When I was in grade school, my parents had a pitched marital crisis, with operatic fighting and long separations that were devastating to me and made a deep impression. In the end, though, my mother and father reconciled and still have an obviously alive, engaged—though not always deliriously happy—marriage. This has also made a deep impression. I've often been grateful that I learned at eight what many don't know at 48: that even those you love most dearly and depend on most completely are profoundly flawed; that even someone who loves you to the fullest extent of their capacity can hurt and disappoint you more than you imagined possible; that the feelings that lead to divorce aren't necessarily permanent; and that marriage is hard but the rewards of sticking it out can be greater than the trials.
That marriage is tough isn't a new idea. Everyone's heard the 50 percent divorce statistic. And yet on our wedding days, say Doherty and Miller, most of us think we'll be the exception, the ones to live happily ever after. But I wonder if happy is even the point. I sat in on a seminar not long ago for parents of troubled teens. The therapist leading it talked about how current parenting styles don't create resilient children. "Parents worry so much about whether their child is happy," she said. "If you take home one message, I want it to be this: Fuck happy."
Yes! I thought, Fuck happy. The point of living isn't to be in a perpetual state of fairy-tale ecstasy; it's to find the meaning of life, the meaning of your life. And the point of marriage, I think, is to create meaning, with every happy and sad memory, every hardship overcome, every kind act, every moment of acceptance, every triumph (Gore will likely never get to have another wife watch him win a Nobel Prize), every child, grandchild, pet, and friend you accumulate together. The point of staying married until you die is to have a witness to your whole life, to the meaning you built. In the end, you can look at your spouse and say: Somebody knew me—and I knew them. Which isn't to suggest you need to marry to have this kind of intimacy, but if you do marry and stay alive to that marriage (it's possible to live your whole life with someone and never summon up the humanity to get to know them), you will get that reward.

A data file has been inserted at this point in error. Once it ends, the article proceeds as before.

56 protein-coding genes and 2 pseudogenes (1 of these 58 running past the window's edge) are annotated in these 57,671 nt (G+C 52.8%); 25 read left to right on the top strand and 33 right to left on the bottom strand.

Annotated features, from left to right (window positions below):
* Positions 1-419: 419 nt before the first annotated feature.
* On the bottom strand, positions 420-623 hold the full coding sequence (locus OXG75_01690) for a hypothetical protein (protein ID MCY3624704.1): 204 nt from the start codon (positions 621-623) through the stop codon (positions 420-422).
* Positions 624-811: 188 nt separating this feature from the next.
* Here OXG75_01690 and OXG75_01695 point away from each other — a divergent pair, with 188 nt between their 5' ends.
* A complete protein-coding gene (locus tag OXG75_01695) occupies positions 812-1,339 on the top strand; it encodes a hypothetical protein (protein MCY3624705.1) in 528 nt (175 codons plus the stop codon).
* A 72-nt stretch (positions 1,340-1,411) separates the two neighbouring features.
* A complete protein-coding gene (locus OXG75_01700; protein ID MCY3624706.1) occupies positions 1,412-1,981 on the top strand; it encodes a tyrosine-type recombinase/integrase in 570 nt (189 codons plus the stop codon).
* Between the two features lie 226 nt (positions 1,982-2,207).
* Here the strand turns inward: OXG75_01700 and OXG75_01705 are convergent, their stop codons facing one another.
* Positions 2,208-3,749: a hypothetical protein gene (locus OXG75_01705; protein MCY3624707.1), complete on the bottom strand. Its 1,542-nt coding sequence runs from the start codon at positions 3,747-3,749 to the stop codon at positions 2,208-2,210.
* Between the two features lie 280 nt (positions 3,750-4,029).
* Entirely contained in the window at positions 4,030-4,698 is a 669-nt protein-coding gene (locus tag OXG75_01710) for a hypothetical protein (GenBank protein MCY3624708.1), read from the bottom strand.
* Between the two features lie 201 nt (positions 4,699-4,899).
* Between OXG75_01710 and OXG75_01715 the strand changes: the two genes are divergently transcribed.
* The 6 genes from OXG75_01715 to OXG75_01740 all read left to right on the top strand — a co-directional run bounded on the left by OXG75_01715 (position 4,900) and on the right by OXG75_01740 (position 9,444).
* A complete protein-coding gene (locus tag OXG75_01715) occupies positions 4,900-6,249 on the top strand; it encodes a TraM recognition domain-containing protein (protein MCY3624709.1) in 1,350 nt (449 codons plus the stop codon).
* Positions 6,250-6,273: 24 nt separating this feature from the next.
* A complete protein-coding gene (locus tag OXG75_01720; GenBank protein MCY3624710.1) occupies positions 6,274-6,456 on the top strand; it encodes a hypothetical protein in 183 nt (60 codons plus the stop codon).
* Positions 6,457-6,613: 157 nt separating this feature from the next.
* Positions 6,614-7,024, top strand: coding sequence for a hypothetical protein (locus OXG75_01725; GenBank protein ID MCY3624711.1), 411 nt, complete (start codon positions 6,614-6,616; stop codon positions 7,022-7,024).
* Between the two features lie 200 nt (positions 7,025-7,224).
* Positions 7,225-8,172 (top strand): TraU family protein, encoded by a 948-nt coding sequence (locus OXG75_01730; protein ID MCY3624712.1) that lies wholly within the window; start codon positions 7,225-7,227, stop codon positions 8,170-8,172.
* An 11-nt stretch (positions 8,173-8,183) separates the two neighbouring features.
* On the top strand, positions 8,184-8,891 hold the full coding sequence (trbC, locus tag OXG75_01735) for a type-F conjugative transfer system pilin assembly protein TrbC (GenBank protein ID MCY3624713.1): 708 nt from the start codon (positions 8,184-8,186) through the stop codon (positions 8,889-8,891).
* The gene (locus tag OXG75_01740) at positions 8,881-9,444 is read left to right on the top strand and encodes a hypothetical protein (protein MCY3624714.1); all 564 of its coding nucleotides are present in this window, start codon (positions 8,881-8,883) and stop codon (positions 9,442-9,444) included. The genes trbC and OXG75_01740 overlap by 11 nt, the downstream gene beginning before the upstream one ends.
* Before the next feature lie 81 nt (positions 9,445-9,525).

My grandmother died last winter, parting from her devoted husband—actually, her second husband. My grandfather tells of walking into a nightclub where she was performing and feeling love at first sight. He took a rose to her onstage (she was annoyed that he interrupted her act). Neither of them was perfect, they never had much money, and they shared much heartbreak, but they also shared what I'd call true love. The night my grandmother died, several of her eight children were at the nursing home that she and my grandfather had moved into when her care proved too much for him. The hospice nurses had withdrawn food and water days earlier, but she clung on into the night as her kids and husband kept vigil. My grandfather, in the bed next to her, finally fell asleep. My mother and her brothers went into the hall to call their families to tell them not to wait up. But while they were making the calls, she died, her husband of 61 years the only one there with her. And though my grandmother's mind at the end of her life was not what it once had been, I do think that it must've been a comfort to know my grandfather was near, to have the visible, physical bulk of his body still there after all those years, to remind her of the ways her life added up to this final moment, and if there was nothing else, at least she'd mattered to him. While my grandfather may have experienced love at first sight, Miller says, paraphrasing critic Walter Benjamin, that she knew love at last sight. I hope my husband and I will be lucky, patient, empathetic, resilient, and forgiving enough that one day, we will experience the same.